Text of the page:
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Structure of Bills

A bill is composed of a number of elements, some of which are essential, such as the title, while others, such as the preamble, are optional. All bills must be drafted in both official languages. Following is a description of the various elements of a bill.


When a bill is introduced in the House of Commons, it is assigned a number to facilitate filing and reference. Government bills are numbered from C-1 to C-200, while Private Members’ bills are numbered from C-201 to C-1000. The numbering of Government bills commences with C-1 at the beginning of each session. Private Members’ bills are numbered consecutively for the duration of a Parliament.

Although private bills are rarely introduced in the House, they are numbered beginning at C-1001.

In order to differentiate between bills that are introduced in the two Houses of Parliament, the numbers assigned to bills introduced in the Senate begin with an “S” rather than a “C”.


The title is an essential element of a bill. A bill may have two titles: a full or long title and a short title. For example, the long title of Bill C-6 (2004) was as follows: An Act respecting assisted human reproduction and related research, while the short title was: Assisted Human Reproduction Act.

The long title appears both on the bill’s cover page, under the number assigned to the bill, and at the top of the first page of the document. It sets out the purpose of the bill, in general terms, and must accurately reflect its content. The short title is used mainly for citation purposes and does not necessarily cover all aspects of the bill. A bill that only amends existing Acts does not usually have a short title.


A bill may have a preamble, setting out the purposes and reasons for its introduction. The preamble appears between the long title and the enacting clause.

Enacting Clause

The enacting clause states the authority under which the bill will be enacted and consists of a brief paragraph: “Her Majesty, by and with the advice and consent of the Senate and House of Commons of Canada, enacts as follows:”


Clauses are fundamental elements of a bill and should each contain a single idea, most often expressed in one sentence. Clauses are numbered sequentially from the beginning of the bill to the end and may be grouped in parts, divisions and subdivisions. A number of related ideas will be set out in subclauses within a single clause.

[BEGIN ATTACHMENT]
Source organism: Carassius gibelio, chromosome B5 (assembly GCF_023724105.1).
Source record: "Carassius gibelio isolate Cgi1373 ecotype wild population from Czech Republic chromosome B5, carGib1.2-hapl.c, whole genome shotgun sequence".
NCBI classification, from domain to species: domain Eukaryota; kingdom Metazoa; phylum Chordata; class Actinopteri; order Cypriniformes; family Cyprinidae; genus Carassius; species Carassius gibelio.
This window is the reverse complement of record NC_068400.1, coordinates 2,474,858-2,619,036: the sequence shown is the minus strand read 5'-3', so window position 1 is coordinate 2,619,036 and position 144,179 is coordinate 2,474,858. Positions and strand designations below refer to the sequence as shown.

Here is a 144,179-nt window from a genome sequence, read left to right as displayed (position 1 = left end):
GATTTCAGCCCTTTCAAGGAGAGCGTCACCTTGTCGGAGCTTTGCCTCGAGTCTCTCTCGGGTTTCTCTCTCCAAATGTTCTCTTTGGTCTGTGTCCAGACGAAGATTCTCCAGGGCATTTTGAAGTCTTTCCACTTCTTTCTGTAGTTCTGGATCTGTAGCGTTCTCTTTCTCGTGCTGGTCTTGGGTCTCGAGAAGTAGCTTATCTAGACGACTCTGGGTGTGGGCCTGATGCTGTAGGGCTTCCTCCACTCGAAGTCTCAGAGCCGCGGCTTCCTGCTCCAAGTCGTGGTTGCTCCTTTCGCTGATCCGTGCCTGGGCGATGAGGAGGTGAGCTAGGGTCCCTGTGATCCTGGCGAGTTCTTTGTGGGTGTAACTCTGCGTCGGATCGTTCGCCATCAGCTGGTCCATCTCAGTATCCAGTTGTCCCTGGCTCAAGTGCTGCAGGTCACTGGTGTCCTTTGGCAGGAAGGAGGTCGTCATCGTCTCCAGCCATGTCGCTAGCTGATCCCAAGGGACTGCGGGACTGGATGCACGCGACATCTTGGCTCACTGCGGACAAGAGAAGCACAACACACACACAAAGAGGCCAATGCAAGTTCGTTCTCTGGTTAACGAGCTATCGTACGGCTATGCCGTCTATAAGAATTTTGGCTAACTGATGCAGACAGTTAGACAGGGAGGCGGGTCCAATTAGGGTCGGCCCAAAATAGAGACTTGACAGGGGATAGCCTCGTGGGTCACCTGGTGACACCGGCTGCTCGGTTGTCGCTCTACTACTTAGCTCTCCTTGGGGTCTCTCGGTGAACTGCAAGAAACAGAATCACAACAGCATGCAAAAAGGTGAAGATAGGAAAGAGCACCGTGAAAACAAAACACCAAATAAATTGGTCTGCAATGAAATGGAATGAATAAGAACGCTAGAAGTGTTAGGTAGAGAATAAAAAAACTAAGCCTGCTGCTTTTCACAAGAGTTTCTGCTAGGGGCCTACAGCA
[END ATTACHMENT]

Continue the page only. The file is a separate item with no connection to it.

Interpretation of Divisions

A bill may provide legal definitions of the key expressions used in the legislation and an explanation of how those expressions apply.

Coming-into-Force Provisions

A bill may contain a clause, usually at its end or at the end of a section or part, describing when the bill or certain provisions of the bill will come into force, either on a specific date or by order of the Governor in Council. If there are no coming-into-force provisions, the bill comes into force on the day it is assented to.


A bill may contain schedules that provide details that are essential to certain provisions of the bill. There are two types of schedules: those that contain material that cannot be put into the form of sections—tables, diagrams, lists and maps—and those that reproduce an agreement that falls within the Crown’s prerogative, such as treaties and conventions.

Royal Recommendation

Bills that involve the expenditure of public funds must have a royal recommendation made by the Governor General. The royal recommendation is not part of the bill but appears separately at the beginning of the bill.


Other parts of a bill include explanatory notes, summary, marginal notes, headings, and table of contents: these are not considered part of the content of the bill that is approved or amended.

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